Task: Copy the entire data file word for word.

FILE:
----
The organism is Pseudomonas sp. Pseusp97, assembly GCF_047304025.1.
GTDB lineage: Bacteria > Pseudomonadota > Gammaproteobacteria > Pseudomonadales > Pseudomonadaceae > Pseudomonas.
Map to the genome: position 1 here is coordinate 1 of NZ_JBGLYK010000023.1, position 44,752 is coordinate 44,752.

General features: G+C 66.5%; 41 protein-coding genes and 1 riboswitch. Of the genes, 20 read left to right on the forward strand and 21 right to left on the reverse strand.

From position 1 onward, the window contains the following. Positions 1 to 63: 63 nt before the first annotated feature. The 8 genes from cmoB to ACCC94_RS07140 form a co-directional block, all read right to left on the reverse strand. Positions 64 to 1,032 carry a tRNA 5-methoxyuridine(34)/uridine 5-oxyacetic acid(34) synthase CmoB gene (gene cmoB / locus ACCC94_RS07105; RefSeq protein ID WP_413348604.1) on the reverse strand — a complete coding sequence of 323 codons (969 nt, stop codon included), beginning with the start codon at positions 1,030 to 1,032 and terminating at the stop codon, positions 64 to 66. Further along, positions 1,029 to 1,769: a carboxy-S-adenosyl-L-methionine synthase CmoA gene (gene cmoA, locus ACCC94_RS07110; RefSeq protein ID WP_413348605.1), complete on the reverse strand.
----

The organism is Pseudomonas sp. Pseusp97, assembly GCF_047304025.1.
GTDB lineage: Bacteria > Pseudomonadota > Gammaproteobacteria > Pseudomonadales > Pseudomonadaceae > Pseudomonas.
Map to the genome: position 1 here is coordinate 1 of NZ_JBGLYK010000023.1, position 44,752 is coordinate 44,752.

General features: G+C 66.5%; 41 protein-coding genes and 1 riboswitch. Of the genes, 20 read left to right on the forward strand and 21 right to left on the reverse strand.

From position 1 onward, the window contains the following. Positions 1 to 63: 63 nt before the first annotated feature. The 8 genes from cmoB to ACCC94_RS07140 form a co-directional block, all read right to left on the reverse strand. Positions 64 to 1,032 carry a tRNA 5-methoxyuridine(34)/uridine 5-oxyacetic acid(34) synthase CmoB gene (gene cmoB / locus ACCC94_RS07105; RefSeq protein ID WP_413348604.1) on the reverse strand — a complete coding sequence of 323 codons (969 nt, stop codon included), beginning with the start codon at positions 1,030 to 1,032 and terminating at the stop codon, positions 64 to 66. Further along, positions 1,029 to 1,769: a carboxy-S-adenosyl-L-methionine synthase CmoA gene (gene cmoA, locus ACCC94_RS07110; RefSeq protein ID WP_413348605.1), complete on the reverse strand.